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#RandReport: Resources companies lead SA stocks lower, rand firms

Iron ore producers were among the biggest losers after iron ore futures in China fell more than 6% on Tuesday.

Picture: Supplied.

JOHANNESBURG - South African stocks slid on Tuesday, dragged down by resources companies, while the rand firmed slightly amid lingering political uncertainty.

Iron ore producers were among the biggest losers after iron ore futures in China fell more than 6% on Tuesday to their weakest level since January, pressured by a sustained drop in steel prices on concerns about oversupply.

African Rainbow Minerals tumbled by 10.7% to R85, Assore Limited dropped 9.4% to R221 and Kumba Iron Ore was down 8.9% at R170.04.

Nedbank, the largest investor in Nigeria's Ecobank, fell 3.5% to R224.56 after it flagged the pan-African lender's fourth-quarter losses. Ecobank reported a loss for 2016 blaming a recession in Nigeria and a strong US dollar.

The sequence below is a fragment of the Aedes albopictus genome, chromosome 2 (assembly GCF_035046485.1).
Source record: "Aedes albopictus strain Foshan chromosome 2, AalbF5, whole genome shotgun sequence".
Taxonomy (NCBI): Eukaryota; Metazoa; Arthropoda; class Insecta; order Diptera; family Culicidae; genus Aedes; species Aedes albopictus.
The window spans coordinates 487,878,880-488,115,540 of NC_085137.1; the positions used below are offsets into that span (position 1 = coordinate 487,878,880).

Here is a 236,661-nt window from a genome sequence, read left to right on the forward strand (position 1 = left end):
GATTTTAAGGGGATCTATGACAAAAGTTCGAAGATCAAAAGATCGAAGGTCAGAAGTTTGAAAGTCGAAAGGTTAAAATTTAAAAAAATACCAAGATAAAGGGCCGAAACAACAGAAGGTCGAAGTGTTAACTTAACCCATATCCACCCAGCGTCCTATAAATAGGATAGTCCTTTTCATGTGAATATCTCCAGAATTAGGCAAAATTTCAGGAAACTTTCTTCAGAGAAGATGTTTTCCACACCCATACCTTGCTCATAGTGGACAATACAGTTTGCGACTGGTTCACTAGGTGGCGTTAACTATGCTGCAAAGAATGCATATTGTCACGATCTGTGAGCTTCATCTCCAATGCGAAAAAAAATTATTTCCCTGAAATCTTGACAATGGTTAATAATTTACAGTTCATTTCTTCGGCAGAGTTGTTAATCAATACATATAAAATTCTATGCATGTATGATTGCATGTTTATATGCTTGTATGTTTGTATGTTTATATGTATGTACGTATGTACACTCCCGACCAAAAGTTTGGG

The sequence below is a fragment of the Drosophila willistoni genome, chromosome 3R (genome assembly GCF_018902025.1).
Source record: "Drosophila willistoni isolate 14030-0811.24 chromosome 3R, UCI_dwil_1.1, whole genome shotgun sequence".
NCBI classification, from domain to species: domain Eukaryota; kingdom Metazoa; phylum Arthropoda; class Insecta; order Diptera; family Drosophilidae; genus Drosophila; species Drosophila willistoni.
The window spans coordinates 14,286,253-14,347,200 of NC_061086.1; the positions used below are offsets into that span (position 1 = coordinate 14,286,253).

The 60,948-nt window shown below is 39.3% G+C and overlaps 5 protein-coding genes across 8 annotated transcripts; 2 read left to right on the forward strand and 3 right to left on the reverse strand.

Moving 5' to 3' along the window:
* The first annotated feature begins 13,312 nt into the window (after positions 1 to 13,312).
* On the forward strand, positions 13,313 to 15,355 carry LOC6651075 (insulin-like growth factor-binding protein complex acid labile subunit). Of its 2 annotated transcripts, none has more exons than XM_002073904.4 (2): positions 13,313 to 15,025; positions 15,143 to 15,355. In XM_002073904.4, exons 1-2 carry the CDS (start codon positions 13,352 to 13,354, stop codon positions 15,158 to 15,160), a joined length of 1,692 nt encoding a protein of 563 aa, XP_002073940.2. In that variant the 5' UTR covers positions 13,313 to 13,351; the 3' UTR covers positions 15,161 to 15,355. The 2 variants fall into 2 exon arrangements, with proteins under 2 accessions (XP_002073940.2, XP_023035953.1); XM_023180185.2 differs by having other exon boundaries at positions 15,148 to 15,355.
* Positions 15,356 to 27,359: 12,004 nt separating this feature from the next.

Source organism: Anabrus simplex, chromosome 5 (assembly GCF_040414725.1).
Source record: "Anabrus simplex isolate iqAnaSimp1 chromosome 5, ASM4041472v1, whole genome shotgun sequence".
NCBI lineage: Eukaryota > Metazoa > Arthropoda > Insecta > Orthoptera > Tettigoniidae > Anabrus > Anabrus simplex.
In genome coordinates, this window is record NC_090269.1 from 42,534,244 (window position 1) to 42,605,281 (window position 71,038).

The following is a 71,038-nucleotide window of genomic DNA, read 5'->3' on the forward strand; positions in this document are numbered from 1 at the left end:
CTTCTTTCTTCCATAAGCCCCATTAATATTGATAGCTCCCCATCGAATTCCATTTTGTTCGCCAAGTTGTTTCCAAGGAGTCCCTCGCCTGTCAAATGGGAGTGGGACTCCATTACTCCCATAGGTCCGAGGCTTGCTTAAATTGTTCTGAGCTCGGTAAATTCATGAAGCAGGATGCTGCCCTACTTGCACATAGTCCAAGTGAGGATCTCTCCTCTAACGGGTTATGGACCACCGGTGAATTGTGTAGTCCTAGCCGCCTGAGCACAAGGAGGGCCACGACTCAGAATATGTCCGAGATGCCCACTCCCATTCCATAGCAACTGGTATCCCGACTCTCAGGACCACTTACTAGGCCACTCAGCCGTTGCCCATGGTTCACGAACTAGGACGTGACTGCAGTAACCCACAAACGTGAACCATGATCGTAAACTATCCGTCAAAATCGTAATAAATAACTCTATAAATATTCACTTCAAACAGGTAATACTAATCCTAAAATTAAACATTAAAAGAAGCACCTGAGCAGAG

Aspen Pharmacare, Africa's largest generic drugmaker, dropped 4.1% after a report in Britain's Times newspaper accused the company of withholding drugs to try to drive up prices in European markets.

The benchmark Top-40 index ended 1.65% down at 45,873 points, while the broader All-share index lost 1.57% to 52,672 points.

On the currency market, the rand firmed slightly in volatile trade as political uncertainty lingers. Deputy President Cyril Ramaphosa said on Monday that leaders should listen to protesters who have taken to the streets demanding that President Jacob Zuma leaves office.

During early trading on Tuesday, the rand reached 13.2400 against the dollar, its strongest since March 30. By the close the currency was up 0.08% at 13.2800.

"What we have here is a currency that is undervalued. Whenever there's good news an undervalued currency will appreciate. The president is seen to be on the backfoot with all these marches," said Efficient Group's chief economist, Dawie Roodt.

In fixed income, the yield for the benchmark government bond due in 2026 fell 0.5 basis point to 8.83%.

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